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Is bitcoin cash a scam

is bitcoin cash a scam

Bitcoin Cash (BCH) is a cryptocurrency. Users are able to generate BCH through the process of mining. Bitcoin Cash has a current supply of 19,, The. You can dump your free Bcash on any Bitcoin exchange and buy the real Bitcoin instead. Please also explain to your friends and family why Bcash is not to be. These scammers tell people the only way to protect their money is to put it in crypto: people report that these “agents” direct them to take out. FINALS MVP ODDS

Bibi , 6. December Someone offered me to invest in Bitcoin Cash. He told me that he joined this since July and he has received the bonus for every first of the month. At first I was interested, but after a while, I was thinking that what he told me was too good to be true. He told me he wants to help his friends by investing in Bcash.

Being curious, I was looking for the info and found this website. Thanks a lot. May We appreciate your opinion TheotherVicious. We see a big risk of centralization with on chain scaling as with a big chain the costs for the hardware to run a full node will not be affordable to normal people. Therefore only people with enough money in the pocket or companys can run full nodes.

Ethereum shows that pretty clearly. Who runs a full node in Ethereum? But as said, thank you for your time and your opinion. TheotherVicious that gave up , May It is unfortunate Rogar pushed for BTC was loved and now the attack on an individual to justify your emotional subjective synthetic fear and for the sake of security. Signs of crypto scams include poorly written white papers, excessive marketing, and claims that you'll make a lot of money quickly.

You can contact several federal regulatory agencies and your crypto exchange if you suspect you've been the victim of a crypto scam. Types of Cryptocurrency Scams Generally speaking, cryptocurrency scams fall into two different categories: Initiatives aiming to obtain access to a target's digital wallet or authentication credentials. This means scammers try to get information that gives them access to a digital wallet or other types of private information such as security codes.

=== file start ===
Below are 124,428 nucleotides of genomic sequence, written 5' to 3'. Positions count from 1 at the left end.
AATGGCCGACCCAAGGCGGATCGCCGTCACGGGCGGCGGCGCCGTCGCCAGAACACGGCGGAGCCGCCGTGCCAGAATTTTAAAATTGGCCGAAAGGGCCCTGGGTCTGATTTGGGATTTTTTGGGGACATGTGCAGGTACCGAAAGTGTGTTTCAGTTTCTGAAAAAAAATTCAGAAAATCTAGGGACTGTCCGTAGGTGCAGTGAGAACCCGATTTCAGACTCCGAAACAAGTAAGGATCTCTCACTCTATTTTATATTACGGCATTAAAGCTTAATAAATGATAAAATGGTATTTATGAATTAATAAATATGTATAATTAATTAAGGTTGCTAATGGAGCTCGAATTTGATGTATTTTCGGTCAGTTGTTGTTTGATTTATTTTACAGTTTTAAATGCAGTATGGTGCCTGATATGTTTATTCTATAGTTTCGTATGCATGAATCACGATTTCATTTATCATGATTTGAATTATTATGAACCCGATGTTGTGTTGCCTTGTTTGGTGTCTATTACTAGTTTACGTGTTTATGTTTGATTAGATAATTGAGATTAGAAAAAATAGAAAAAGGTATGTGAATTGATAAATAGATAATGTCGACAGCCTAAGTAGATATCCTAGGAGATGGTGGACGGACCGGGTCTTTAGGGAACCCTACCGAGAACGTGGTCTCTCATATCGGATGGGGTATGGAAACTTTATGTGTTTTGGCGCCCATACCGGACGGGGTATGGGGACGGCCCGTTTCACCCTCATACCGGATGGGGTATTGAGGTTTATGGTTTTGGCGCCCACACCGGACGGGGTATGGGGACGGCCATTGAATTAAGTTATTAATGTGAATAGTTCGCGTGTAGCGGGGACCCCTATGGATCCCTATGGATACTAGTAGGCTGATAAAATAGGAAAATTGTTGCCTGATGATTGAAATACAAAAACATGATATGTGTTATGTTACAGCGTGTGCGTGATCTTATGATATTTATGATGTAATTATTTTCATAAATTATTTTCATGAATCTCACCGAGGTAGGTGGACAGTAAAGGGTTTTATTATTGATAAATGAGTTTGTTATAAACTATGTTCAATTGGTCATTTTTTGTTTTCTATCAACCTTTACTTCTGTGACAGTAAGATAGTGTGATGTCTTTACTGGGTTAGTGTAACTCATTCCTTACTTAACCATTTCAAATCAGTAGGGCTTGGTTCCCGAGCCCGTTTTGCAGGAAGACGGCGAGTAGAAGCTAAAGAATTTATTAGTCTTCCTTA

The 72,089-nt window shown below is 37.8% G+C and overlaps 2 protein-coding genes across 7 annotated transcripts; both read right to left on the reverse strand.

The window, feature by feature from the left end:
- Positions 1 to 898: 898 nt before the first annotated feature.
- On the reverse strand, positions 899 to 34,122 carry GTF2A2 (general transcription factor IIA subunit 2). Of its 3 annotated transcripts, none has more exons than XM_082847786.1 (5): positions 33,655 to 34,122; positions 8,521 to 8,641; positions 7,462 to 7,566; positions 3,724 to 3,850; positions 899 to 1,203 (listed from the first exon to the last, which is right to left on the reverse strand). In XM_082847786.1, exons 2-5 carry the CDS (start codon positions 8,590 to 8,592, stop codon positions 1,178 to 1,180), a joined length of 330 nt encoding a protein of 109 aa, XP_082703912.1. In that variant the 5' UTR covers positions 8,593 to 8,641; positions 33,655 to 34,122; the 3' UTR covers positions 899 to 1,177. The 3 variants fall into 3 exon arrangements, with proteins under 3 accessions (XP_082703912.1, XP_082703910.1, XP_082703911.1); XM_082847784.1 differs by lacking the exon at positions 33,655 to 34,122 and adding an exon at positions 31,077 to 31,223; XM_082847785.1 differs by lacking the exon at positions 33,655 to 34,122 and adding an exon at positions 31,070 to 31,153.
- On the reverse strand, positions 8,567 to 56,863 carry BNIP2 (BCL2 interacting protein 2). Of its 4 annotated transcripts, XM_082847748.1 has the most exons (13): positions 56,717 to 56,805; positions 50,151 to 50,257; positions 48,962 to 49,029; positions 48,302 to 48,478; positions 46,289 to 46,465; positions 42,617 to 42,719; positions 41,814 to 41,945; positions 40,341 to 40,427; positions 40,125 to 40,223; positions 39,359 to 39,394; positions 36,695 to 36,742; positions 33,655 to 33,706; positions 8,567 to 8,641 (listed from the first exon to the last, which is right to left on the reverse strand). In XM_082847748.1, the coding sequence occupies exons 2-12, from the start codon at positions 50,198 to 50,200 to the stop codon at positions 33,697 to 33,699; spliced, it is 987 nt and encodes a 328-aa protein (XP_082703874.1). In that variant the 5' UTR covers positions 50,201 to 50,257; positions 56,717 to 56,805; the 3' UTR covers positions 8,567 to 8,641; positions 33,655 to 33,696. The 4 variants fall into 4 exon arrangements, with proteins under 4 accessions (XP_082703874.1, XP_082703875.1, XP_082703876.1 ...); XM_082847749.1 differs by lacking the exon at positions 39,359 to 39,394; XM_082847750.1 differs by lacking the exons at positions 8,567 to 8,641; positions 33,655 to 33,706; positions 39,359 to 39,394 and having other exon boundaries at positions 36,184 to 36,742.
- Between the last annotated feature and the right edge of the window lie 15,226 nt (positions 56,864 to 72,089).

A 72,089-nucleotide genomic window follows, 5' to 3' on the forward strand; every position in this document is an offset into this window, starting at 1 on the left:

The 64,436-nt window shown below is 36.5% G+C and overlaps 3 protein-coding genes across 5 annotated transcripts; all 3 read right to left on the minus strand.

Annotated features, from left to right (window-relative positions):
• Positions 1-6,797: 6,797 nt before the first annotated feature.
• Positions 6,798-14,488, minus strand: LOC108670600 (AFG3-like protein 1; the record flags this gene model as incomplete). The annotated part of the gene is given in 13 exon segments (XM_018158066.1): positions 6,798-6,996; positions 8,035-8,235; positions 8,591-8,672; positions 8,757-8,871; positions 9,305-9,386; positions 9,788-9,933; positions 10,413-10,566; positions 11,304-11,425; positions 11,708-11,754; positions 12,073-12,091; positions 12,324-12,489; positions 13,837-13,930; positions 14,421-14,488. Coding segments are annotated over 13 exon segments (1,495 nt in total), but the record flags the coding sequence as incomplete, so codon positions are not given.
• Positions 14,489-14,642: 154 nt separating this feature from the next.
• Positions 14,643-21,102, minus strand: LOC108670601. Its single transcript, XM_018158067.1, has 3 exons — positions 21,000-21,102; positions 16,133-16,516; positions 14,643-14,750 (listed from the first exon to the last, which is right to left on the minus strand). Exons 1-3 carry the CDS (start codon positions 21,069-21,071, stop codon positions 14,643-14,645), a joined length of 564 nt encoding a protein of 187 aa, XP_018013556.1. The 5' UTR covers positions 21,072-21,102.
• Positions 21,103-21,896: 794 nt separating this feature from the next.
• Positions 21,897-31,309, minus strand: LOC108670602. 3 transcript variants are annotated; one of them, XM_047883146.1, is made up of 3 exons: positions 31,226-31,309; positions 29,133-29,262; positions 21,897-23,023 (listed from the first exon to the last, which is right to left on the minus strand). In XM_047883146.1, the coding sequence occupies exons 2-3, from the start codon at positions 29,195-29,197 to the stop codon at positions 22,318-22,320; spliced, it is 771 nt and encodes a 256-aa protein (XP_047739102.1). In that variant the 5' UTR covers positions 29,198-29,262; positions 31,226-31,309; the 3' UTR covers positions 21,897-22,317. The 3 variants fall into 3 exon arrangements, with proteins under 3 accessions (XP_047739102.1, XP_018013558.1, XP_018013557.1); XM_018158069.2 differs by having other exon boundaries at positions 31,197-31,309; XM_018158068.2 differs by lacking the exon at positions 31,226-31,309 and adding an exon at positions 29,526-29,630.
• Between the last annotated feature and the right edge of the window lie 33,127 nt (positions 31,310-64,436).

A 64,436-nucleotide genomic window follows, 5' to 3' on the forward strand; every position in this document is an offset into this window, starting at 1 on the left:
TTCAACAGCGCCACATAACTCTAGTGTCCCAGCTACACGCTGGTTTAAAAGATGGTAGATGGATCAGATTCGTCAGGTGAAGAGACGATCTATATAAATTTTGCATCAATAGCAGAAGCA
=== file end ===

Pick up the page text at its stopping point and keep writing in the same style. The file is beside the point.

In some cases, this even includes access to physical hardware. Transferring cryptocurrency directly to a scammer due to impersonation, fraudulent investment or business opportunities, or other malicious means. Social Engineering Scams For social engineering scams, scammers use psychological manipulation and deceit to gain control of vital information relating to user accounts.

These scams condition people to think they are dealing with a trusted entity such as a government agency, well-known business, tech support, community member, work colleague, or friend. Scammers will often work from any angle or take as much time as they need to gain the trust of a potential victim so that they reveal keys or send money to the scammer's digital wallet.

When one of these "trusted" entities demand cryptocurrency for any reason, it is a sign of a scam. Romance Scams Scammers often use dating websites to make unsuspecting targets believe they are in a real long-term relationship. When trust has been granted, conversations often turn to lucrative cryptocurrency opportunities and the eventual transfer of either coins or account authentication credentials.

Imposter and Giveaway Scams Moving down the sphere of influence, scammers also try to pose as celebrities, businesspeople, or cryptocurrency influencers. To capture the attention of potential targets, many scammers promise to match or multiply the cryptocurrency sent to them in what is known as a giveaway scam. Well-crafted messaging from what often looks like an existing social media account can often create a sense of validity and spark a sense of urgency. This mythical "once-in-a-lifetime" opportunity can lead people to transfer funds quickly in hopes of an instant return.

Many crypto owners are being contacted by impersonators claiming to be from cryptocurrency exchange support and security. Phishing Scams Within the context of the cryptocurrency industry, phishing scams target information pertaining to online wallets. Specifically, scammers are interested in crypto wallet private keys, which are the keys required to access cryptocurrency.